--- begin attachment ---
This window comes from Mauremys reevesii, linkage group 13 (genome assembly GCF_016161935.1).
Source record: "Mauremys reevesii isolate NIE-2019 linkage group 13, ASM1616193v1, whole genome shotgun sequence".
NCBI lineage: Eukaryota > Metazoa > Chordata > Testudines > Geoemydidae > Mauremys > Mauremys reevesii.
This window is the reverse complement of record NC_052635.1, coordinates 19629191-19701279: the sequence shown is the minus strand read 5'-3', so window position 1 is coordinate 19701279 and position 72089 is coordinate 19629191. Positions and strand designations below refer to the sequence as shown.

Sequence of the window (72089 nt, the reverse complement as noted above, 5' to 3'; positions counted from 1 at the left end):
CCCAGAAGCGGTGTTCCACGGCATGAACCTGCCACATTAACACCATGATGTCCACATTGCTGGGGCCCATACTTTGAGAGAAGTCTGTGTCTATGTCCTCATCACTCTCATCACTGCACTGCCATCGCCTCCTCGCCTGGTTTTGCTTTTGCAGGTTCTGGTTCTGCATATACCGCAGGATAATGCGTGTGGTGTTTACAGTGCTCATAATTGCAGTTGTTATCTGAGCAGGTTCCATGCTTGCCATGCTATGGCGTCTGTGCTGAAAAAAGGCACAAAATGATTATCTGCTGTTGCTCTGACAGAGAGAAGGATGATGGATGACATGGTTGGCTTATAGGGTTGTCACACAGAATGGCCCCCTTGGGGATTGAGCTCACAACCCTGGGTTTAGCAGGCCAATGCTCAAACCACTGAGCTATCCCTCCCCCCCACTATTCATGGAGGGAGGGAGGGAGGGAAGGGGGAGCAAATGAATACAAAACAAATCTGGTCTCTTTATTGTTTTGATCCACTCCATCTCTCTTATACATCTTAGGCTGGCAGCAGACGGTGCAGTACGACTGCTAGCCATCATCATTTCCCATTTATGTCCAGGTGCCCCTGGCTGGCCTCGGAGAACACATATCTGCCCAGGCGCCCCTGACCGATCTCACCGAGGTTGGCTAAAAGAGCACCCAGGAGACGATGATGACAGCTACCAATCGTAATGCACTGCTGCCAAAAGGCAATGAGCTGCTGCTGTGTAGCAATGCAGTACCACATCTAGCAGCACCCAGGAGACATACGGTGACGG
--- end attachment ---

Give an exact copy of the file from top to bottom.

This window comes from Mauremys reevesii, linkage group 13 (genome assembly GCF_016161935.1).
Source record: "Mauremys reevesii isolate NIE-2019 linkage group 13, ASM1616193v1, whole genome shotgun sequence".
NCBI lineage: Eukaryota > Metazoa > Chordata > Testudines > Geoemydidae > Mauremys > Mauremys reevesii.
This window is the reverse complement of record NC_052635.1, coordinates 19629191-19701279: the sequence shown is the minus strand read 5'-3', so window position 1 is coordinate 19701279 and position 72089 is coordinate 19629191. Positions and strand designations below refer to the sequence as shown.

Sequence of the window (72089 nt, the reverse complement as noted above, 5' to 3'; positions counted from 1 at the left end):
CCCAGAAGCGGTGTTCCACGGCATGAACCTGCCACATTAACACCATGATGTCCACATTGCTGGGGCCCATACTTTGAGAGAAGTCTGTGTCTATGTCCTCATCACTCTCATCACTGCACTGCCATCGCCTCCTCGCCTGGTTTTGCTTTTGCAGGTTCTGGTTCTGCATATACCGCAGGATAATGCGTGTGGTGTTTACAGTGCTCATAATTGCAGTTGTTATCTGAGCAGGTTCCATGCTTGCCATGCTATGGCGTCTGTGCTGAAAAAAGGCACAAAATGATTATCTGCTGTTGCTCTGACAGAGAGAAGGATGATGGATGACATGGTTGGCTTATAGGGTTGTCACACAGAATGGCCCCCTTGGGGATTGAGCTCACAACCCTGGGTTTAGCAGGCCAATGCTCAAACCACTGAGCTATCCCTCCCCCCCACTATTCATGGAGGGAGGGAGGGAGGGAAGGGGGAGCAAATGAATACAAAACAAATCTGGTCTCTTTATTGTTTTGATCCACTCCATCTCTCTTATACATCTTAGGCTGGCAGCAGACGGTGCAGTACGACTGCTAGCCATCATCATTTCCCATTTATGTCCAGGTGCCCCTGGCTGGCCTCGGAGAACACATATCTGCCCAGGCGCCCCTGACCGATCTCACCGAGGTTGGCTAAAAGAGCACCCAGGAGACGATGATGACAGCTACCAATCGTAATGCACTGCTGCCAAAAGGCAATGAGCTGCTGCTGTGTAGCAATGCAGTACCACATCTAGCAGCACCCAGGAGACATACGGTGACGG